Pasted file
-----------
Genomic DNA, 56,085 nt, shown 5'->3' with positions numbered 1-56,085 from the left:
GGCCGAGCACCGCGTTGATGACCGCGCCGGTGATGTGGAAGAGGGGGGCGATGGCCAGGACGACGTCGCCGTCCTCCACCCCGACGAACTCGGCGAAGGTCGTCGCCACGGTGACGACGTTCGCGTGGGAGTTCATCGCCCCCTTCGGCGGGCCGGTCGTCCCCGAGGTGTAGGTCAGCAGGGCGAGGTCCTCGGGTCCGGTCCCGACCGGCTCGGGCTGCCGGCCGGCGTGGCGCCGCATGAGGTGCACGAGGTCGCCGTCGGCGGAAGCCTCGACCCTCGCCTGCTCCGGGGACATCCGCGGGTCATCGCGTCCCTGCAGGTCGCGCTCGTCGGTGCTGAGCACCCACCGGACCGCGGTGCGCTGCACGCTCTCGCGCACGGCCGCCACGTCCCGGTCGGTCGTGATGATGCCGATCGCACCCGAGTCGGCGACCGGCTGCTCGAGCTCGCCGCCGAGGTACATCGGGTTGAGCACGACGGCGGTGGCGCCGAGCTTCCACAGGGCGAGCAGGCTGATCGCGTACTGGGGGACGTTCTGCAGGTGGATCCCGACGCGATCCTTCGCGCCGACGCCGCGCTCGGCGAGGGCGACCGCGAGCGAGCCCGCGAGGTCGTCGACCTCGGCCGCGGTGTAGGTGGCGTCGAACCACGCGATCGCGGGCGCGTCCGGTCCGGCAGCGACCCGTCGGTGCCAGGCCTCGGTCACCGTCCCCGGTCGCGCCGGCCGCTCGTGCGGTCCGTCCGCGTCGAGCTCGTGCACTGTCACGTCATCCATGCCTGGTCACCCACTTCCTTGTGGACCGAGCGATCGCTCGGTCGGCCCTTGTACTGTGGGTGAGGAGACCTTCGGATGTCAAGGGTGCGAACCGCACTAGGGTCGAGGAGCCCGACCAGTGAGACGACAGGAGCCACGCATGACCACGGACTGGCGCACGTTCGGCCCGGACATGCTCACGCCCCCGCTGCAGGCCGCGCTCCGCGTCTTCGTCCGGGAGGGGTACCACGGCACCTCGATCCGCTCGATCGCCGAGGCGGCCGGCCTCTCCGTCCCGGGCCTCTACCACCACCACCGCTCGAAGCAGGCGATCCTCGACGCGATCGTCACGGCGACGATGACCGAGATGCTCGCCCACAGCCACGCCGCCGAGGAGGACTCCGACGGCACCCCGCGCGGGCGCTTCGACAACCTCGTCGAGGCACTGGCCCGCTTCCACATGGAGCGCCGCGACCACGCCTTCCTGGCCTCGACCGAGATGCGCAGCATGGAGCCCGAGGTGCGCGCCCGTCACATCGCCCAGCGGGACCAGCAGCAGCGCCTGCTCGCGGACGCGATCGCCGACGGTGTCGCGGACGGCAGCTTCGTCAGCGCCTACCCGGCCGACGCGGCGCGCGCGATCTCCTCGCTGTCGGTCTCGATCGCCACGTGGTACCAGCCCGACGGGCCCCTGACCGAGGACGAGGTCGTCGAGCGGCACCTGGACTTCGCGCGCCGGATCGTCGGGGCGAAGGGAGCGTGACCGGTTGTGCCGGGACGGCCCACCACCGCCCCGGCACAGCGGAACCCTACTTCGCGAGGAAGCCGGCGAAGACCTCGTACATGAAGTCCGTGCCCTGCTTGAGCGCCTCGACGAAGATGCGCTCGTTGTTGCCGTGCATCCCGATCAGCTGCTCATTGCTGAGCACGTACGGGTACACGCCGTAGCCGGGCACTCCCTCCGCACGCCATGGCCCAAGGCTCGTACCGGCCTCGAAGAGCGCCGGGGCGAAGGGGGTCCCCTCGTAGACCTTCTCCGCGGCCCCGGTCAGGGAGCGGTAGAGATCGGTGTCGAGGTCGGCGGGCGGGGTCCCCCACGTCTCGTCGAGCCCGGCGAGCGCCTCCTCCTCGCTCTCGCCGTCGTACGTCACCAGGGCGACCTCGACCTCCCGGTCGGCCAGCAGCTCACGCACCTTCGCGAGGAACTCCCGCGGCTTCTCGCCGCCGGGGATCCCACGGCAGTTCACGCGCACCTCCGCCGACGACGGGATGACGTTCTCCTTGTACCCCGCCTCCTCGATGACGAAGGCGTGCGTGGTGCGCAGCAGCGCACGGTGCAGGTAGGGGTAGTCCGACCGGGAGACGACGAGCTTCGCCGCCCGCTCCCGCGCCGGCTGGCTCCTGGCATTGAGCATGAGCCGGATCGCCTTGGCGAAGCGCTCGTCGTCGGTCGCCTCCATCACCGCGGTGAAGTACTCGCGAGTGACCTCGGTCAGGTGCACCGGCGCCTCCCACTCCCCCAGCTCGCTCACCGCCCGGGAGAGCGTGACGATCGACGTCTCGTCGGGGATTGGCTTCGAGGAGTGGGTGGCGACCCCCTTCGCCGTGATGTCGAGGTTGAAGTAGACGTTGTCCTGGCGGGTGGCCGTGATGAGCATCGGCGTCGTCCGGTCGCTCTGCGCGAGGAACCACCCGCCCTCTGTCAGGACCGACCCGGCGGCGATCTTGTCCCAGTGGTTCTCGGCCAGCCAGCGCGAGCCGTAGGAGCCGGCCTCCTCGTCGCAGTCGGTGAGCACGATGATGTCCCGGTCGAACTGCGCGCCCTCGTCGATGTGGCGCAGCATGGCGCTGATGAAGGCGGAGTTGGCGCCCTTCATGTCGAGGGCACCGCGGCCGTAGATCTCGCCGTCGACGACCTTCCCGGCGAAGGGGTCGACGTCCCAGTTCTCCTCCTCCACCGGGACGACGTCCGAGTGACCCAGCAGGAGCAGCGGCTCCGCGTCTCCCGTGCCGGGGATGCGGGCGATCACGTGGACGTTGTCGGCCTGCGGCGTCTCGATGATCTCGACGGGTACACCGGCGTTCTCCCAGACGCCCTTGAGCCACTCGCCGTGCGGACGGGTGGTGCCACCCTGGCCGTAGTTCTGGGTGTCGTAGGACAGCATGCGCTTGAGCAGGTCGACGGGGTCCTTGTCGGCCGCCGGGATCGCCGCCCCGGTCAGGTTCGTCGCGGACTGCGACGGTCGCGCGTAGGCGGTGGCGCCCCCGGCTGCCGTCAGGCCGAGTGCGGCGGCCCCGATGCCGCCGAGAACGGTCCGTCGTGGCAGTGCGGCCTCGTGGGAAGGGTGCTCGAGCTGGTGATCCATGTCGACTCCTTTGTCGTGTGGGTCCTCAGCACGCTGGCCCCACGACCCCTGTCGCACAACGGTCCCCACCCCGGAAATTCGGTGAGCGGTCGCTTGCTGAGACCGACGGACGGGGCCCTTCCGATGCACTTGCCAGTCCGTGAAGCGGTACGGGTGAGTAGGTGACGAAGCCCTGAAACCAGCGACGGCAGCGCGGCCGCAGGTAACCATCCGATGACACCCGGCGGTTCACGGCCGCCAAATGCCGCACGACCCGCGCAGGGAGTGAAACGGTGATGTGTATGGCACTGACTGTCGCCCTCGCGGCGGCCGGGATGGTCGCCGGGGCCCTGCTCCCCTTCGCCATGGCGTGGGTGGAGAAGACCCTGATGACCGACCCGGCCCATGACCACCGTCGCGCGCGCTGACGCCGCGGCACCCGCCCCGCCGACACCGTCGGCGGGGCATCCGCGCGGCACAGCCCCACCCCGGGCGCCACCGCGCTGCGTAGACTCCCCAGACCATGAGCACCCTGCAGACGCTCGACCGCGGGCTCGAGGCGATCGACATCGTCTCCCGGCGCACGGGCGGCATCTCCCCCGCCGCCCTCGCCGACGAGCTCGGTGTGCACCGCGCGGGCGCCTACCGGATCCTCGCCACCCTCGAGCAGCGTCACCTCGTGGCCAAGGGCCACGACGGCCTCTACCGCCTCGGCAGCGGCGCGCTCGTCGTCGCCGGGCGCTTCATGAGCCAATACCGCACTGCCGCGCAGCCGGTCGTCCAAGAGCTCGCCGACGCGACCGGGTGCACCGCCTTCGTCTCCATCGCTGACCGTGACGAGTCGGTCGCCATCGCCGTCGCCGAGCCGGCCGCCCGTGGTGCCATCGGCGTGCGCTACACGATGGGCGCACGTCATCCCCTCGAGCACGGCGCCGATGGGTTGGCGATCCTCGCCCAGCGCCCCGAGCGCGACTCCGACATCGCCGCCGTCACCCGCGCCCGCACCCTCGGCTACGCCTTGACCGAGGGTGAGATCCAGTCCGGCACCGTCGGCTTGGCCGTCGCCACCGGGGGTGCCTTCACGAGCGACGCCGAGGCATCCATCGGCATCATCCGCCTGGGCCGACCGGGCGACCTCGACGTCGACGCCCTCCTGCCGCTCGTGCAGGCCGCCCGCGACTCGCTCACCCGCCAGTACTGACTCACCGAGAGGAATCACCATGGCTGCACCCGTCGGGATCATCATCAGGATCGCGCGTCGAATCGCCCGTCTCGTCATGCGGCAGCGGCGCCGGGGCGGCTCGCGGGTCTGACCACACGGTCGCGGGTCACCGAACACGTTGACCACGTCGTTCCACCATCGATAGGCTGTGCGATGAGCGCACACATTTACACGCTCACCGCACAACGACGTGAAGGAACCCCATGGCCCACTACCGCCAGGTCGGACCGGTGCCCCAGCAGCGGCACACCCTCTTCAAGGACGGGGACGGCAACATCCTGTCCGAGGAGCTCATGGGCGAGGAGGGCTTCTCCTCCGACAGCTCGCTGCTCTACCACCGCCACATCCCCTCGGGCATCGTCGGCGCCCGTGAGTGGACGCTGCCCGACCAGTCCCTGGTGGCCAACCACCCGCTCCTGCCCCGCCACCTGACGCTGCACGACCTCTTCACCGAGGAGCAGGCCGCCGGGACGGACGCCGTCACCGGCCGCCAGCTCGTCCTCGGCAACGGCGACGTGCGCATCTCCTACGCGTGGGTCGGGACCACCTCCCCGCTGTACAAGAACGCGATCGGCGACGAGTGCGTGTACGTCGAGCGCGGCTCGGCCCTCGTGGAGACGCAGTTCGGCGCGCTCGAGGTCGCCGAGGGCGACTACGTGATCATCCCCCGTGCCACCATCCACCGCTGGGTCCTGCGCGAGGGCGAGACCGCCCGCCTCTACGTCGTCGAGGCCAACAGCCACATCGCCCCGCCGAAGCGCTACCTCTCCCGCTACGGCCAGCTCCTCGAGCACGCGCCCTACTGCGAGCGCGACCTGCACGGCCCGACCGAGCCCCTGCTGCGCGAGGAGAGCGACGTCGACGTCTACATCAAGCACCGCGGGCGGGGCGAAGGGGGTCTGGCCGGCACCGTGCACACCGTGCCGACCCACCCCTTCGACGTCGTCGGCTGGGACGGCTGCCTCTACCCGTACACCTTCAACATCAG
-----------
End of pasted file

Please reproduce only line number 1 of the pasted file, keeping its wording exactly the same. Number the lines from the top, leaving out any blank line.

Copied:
Genomic DNA, 56,085 nt, shown 5'->3' with positions numbered 1-56,085 from the left: